Childhood in the digital age

By: Marilise Nel (Intern Counselling Psychologist)


Technology and digital devices such as computers, smartphones and tablets offer a world of possibilities to connect to others and gather information. They have become an important part of our daily lives. It has also become common to see a toddler play on a parents’ phone, or for young children to spend time on a tablet or computer at some point during their week.

  • The questions we have about technology and children:


The entertainment and interactivity that digital devices offer to young children is the very reason why it is so appealing to them. This is, however very different to what a typical childhood entailed a few decades ago. With this in mind, it may be useful to consider how this may be shaping children during their early years. This has become the focus for many parents and professionals alike.

  • How is technology influencing childhood itself?
  • Is technology advantageous or detrimental to children?
  • How do we help a child make sense of the mass of information available to them?
  • Is there a specific amount of screen time that is ideal per day given a child’s age?

This blog article offers a glimpse into the debates around the pros and cons of children’s use of technology, and includes some information from recent research on the topic.

  • Technology can help with learning new skills:


It is well known that childhood is marked by many developmental changes; physical, language, social, cognitive and fine and gross motor changes. This is often measured through the achievement of certain developmental milestones in these areas, relative to a child’s age. Professionals, caregivers and parents have wondered whether the presence of technology in children’s lives hinder the attainment of these developmental milestones, or if it may in certain cases offer a new means to stimulate growth and help children with learning and skills acquisition.

The benefits of interaction with technology by children have been advocated for by Ryan and Deci (2000) in educational psychology research. The authors state that a child’s intrinsic motivation is stimulated when they interact with digital learning, where they can demonstrate mastery over tasks, copy their parents’ interactions with digital devices, and gain a sense of achievement. The accomplishment of these developmental tasks, such as gained self-esteem and competence (feeling mastery over a task), social relatedness and an increase in a sense of autonomy (a feeling of being in control through making rational choices) can benefit children in many ways. Furthermore, by engaging in digital activities which offer enjoyment for the child, their capacity for perseverance and task management is also improved (FutureLearn, 2016).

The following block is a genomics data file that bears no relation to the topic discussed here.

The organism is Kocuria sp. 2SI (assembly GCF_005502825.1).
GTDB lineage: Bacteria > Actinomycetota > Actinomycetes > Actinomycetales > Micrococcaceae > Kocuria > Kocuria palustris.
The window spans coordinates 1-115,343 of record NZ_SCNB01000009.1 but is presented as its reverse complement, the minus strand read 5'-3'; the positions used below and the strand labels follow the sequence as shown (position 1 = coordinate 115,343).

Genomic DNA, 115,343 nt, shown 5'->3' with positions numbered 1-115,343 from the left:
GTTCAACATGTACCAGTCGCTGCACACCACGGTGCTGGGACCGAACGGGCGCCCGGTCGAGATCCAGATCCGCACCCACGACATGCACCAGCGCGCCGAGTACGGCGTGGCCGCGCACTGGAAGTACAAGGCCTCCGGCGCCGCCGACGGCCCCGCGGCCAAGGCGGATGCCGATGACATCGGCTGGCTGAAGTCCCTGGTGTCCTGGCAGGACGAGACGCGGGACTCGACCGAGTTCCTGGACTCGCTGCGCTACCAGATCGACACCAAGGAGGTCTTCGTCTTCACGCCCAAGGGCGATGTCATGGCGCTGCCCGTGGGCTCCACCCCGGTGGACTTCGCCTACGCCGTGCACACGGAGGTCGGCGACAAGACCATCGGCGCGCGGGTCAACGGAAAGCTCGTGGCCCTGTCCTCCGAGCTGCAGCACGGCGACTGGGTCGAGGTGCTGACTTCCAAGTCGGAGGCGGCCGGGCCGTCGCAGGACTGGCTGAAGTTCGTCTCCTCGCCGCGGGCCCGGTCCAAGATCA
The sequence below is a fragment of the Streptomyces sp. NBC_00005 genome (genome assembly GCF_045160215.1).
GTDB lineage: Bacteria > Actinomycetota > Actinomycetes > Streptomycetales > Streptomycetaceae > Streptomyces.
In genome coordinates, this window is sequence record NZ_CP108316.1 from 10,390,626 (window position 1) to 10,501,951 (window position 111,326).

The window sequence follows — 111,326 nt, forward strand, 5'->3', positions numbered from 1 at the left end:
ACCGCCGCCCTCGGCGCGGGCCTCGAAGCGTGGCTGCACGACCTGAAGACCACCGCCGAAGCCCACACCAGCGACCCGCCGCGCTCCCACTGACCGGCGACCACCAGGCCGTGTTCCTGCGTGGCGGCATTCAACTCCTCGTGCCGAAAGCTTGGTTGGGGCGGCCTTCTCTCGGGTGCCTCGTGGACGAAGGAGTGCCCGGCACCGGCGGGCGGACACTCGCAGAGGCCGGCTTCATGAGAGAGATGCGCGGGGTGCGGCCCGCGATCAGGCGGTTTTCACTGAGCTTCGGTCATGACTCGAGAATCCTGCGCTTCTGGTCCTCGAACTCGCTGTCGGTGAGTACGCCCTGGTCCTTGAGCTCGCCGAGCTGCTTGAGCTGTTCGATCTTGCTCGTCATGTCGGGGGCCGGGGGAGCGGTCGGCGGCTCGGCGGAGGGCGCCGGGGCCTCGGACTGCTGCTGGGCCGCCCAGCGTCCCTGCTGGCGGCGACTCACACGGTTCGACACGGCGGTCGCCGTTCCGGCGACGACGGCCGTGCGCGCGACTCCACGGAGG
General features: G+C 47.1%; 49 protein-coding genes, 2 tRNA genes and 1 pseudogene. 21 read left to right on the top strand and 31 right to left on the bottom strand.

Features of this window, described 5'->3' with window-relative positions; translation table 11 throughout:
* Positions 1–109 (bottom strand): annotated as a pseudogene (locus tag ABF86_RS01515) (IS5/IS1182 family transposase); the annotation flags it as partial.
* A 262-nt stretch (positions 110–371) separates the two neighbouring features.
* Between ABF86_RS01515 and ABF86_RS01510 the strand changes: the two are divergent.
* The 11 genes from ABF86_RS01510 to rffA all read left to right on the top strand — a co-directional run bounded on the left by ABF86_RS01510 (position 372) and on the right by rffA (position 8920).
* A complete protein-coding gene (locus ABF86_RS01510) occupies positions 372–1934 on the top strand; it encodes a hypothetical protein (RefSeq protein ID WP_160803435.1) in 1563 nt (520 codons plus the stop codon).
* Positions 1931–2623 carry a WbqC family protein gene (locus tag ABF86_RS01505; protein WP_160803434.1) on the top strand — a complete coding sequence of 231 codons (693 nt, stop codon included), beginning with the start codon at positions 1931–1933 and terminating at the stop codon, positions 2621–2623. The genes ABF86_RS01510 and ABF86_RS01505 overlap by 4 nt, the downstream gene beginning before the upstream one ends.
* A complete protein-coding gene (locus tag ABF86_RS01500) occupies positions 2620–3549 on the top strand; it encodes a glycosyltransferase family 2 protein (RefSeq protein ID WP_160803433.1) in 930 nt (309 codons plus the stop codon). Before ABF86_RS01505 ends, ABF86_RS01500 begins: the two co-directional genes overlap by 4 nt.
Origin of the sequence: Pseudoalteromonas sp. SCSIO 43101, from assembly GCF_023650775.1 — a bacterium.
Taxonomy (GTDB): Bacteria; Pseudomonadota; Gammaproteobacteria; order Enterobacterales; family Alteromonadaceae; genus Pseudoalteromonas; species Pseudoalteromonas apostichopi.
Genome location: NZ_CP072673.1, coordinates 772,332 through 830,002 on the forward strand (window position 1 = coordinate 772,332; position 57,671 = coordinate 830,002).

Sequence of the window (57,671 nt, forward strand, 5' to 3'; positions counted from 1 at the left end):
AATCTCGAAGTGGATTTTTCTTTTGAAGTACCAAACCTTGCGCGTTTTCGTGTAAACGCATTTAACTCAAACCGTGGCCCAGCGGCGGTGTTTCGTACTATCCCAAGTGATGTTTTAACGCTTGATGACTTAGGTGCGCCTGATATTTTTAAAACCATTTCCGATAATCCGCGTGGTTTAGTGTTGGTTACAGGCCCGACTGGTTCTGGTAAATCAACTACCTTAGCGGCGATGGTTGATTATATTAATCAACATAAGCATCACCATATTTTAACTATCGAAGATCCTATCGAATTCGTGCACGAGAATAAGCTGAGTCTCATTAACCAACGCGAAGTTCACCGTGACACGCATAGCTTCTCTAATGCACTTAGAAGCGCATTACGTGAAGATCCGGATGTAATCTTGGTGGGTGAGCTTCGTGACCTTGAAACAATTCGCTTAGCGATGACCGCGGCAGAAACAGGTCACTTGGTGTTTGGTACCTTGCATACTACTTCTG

• Using technology from a young age:


The attractiveness of touch-screen technology means that children as young as 3 can now interact with digital devices. Holloway, Green and Livingston (2013) has noted a remarkable increase in very young children (such as pre-schoolers) making use of smartphones or tablets to access the internet. Furthermore, current research figures published in the UK state that a third of all children own their own tablet (Jütte et al., 2014). These figures seem to rise as the child’s age increases, with research estimating that 65% of children aged between 12-15 years will own a digital device (Jütte et al., 2014). Children aged between 3-4 years seem to be using the internet mostly for watching video clips (Holloway et al., 2013), especially on Youtube, or for playing games (Holloway et al., 2013); while slightly older children use the internet to gather information, particularly to complete homework, or to connect with others and socialise (Holloway et al., 2013; Ofcom, 2014). These figures are not yet researched in South Africa, but similar trends in technology are becoming more common.

  • Using technology to communicate:


For slightly older children, it is important to help children acquire knowledge about the dangers of the internet. Parents will need to keep up to date about digital devices, the internet and trends emerging amongst young children. Most importantly, parents also need to be involved with their child, know which social platforms they are engaged in, and offer guidance about social-digital manners and the risks of sharing personal information with others. Certain internet companies are selling software which can assist to block sites which are known to have harmful content, but this is only a precaution. Children still need to be educated about the dangers of sharing personal information on social sites which seem harmless, as well as how to communicate well with others on such platforms.